The letter of reference and a letter from the Comrs for Sick and Wounded.
Minuted:—“18 June 1708. Let him give security for ye 1000li in ye Excheqr and then the bills will be paid.” 3 pages.
||50. “17 June 1708. 6. An Estimate of the charge of armes and other stores deliver'd to the Rt Honble the Lord Lovelace, Governor of New York, as a present from her Maty to the 5 Indian Nations.” 1 page.|
|17 & 18
|51. Geo. Dodington to the Lord High Treasurer, on behalf of Mr Corbet and himself, asking that their salaries of 400l. per ann. each, might be allowed for duties discharged in connection with the Treasurership of the Navy. Dated 17 June 1708.|
Also certificate relating thereto. Dated 18 June 1708. 2 pages, quarto.
|52. Notes and memoranda as to grants to the Duke of Leeds, showing claims by him amounting to 1,048l. 6s. 8d.|
Minuted:—“Read to ye Queen 19th June 1708. As the rent of 40l a year is answer'd to Her Maty from Queen Dowager's death (in case it be answer'd) it shall be given to his grace. And as to his fee farm Rents, they are to be reprized if reprisals can be found.”
The 40l. per ann. referred to was a reserved rent issuing from the Forest of Whichwood. The fee farm rents were (1) from Softly coal mines, in the bishopric of Durham, and (2) the Soke of Somersham, in the co. of Huntingdon. 3 pages.
||53. Comrs of Customs (Scotland) to Mr Lowndes. Mr Lowndes would see what a noise a couple of French privateers had made on the West coast. Hoped the frigates would meet with them. Their station should be from the north of Ireland to the north of Scotland, and as far into the St George's Channel as the Isle of Man. They should send ashore for intelligence there, at Port Patrick, and at Cambletown (in Cantire). Believed the French had intelligence from the land. That side of the country was inflamed, for the merchants of Glasgow had not the least account of the cruising frigates at any of the western ports, and there was no little noise there (Edinburgh), that for a long time the men-of-war under Captain Bois, for the east side, had not been heard of; notwithstanding that off Aberdeen, Montrose, &c., there was no passing for small vessels; the Dunkirkers or other French swarming along that shore. A letter of mart man of Leith had brought in a ship of above 100 tons laden with French wines. She would pay a good round sum. Dated Edinburgh, 19 June 1708.|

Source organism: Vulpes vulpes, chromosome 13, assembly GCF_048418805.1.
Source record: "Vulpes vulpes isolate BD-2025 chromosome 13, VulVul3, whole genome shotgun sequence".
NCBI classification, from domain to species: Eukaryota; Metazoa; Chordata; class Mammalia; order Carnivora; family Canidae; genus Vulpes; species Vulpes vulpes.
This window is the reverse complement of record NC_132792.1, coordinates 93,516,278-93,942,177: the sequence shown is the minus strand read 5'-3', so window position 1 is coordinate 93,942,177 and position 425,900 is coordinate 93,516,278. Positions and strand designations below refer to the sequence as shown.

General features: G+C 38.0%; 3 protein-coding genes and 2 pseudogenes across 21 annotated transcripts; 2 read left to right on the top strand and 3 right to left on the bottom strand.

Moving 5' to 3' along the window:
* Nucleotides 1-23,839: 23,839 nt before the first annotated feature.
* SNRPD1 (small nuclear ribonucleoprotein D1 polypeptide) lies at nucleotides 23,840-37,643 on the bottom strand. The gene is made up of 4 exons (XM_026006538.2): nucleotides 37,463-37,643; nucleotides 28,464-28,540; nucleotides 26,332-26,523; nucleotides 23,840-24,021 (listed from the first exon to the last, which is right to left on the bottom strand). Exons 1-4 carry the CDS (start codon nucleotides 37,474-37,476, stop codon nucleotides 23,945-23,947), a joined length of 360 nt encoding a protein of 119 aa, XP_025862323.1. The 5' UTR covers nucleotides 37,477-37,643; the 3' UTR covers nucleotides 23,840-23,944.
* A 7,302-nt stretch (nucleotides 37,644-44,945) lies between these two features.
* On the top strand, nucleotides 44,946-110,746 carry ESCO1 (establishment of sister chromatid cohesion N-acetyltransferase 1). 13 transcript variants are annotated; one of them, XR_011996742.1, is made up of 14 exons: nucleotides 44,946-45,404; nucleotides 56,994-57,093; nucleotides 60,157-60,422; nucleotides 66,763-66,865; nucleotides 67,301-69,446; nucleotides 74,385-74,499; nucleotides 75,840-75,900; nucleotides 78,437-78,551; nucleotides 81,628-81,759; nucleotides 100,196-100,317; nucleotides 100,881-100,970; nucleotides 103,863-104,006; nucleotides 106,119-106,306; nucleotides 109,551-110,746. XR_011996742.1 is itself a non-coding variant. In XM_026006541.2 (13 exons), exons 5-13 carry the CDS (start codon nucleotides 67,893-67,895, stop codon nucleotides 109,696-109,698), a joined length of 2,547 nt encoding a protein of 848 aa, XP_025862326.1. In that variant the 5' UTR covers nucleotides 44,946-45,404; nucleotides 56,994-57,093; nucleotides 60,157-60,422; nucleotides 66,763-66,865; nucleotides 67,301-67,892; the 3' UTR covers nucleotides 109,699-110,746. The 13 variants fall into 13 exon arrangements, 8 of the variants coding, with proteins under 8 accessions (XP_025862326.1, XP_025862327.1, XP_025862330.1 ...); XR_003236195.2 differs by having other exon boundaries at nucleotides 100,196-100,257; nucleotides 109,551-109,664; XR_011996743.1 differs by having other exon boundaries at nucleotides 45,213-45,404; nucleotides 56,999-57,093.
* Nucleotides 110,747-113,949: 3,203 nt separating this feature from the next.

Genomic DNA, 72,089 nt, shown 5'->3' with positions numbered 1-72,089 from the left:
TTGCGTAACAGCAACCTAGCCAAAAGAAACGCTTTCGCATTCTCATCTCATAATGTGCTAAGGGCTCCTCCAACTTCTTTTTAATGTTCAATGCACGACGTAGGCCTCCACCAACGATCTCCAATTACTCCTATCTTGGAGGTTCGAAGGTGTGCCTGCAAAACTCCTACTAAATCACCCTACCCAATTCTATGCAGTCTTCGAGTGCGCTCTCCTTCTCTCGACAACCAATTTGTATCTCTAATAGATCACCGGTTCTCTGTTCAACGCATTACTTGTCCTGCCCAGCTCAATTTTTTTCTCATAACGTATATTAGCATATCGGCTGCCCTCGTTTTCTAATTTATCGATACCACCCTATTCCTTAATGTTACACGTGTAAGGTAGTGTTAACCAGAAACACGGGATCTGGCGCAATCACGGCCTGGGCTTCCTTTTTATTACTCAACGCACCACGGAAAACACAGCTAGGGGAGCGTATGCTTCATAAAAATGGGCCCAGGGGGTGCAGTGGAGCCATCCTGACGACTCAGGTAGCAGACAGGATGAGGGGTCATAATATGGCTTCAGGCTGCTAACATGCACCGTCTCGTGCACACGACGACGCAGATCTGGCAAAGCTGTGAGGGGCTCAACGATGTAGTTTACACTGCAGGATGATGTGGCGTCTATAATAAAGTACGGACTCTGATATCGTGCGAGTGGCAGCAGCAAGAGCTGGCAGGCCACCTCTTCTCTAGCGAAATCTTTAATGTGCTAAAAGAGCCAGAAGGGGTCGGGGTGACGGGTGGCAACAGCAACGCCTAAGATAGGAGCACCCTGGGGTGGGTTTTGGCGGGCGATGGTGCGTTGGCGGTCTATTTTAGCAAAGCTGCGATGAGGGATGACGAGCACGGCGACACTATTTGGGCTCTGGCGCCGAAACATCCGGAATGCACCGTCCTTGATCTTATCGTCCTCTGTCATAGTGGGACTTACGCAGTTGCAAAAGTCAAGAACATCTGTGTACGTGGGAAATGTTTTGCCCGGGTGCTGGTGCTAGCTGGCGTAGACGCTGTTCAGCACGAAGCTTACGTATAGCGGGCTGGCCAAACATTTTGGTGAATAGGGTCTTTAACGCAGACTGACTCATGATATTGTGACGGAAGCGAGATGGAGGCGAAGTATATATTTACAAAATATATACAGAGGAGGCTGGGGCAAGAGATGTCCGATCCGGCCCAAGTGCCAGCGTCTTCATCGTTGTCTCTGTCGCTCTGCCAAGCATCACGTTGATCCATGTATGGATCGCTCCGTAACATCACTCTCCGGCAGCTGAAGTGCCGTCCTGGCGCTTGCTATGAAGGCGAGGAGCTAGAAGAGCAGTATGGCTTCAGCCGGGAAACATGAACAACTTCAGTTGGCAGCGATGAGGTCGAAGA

There is a postscript written by A. Rigby at 10 at night, which says that the cruisers had returned from the northward, and brought a “Martinico man,” reported to be worth 10,000l., &c. She was met with off Zetland “agoing north about to Dunkirk.” 2 pages.
|54. Petition of Lewis and Anthony Driver, sons of Robert Driver, deceased, to the Lord High Treasurer, praying for relief, their father having been very serviceable in discovering timber trees in the forest of Rockingham, valued at about 5,000l., of which the crown would have been defrauded but for his care.|
Certificate containing particulars of the trees, and copy of the Surveyor General's report thereon. Dated 26 August 1704.
Minuted:—“Read to ye Q. 19th June 1708. Their circumstances are to be examined into, and then my Lord is to order them a reward for their father's services.”
There is a note that they were in the utmost necessity; signed S. Compton. 5 pages.
|55. “Province of the Massachusetts Bay. An Act for the better providing and furnishing of masts for her Mats Royal Navy.” An examined copy. 2 pages.|
||56. Col. J. Dudley to the Ld High Treasurer, proposing the building of a ship of war for her Majesty to convoy the mast ships home, and to bring an equal load with the best of them. This business of building would employ and keep the inhabitants more strictly to their dependence. He (the Col.) had obtained a law in New Hampshire from the last Assembly, and the Assembly of this province was sitting, and he supposed would do the same, which would for ever make her Majesty's officers safe and steady, and no man would run the hazard of so great penalties as were provided. There was nothing left undone to make her Majesty's subjects easy and safe from the enemy, both by sea and land, and everybody saw it, tho' for want of officers and regular forces, he could do nothing against regular fortifications at Port Royal and Quebec, but it might be easily done with a force from home. Dated Boston, 20 June 1708. 1½ pages, quarto.|
||57. Benjamin Bennett to the Lord High Treasurer. Had sent the whole proceedings, both at law and equity, relating to the house his predecessor, Col. Day, built on a piece of waste ground in the town of St George's, Bermuda. The reason he had not transmitted them to the Council Office was that he concluded it was Col. Day's business. Hoped Sir Thos Day had not reflected on him in his petition in relation to this prosecution. Should be glad to hear her Majesty had granted to Col. Day her title to the house and ground. Dated Bermuda, 20 June 1708.|
The proceedings referred to, certified as correct copies on 12 June 1708. 16½ pages.
||58. “A state of my Lord Raby's demands as envoy and afterwards as Ambassador Extrary to the King of Prussia.”|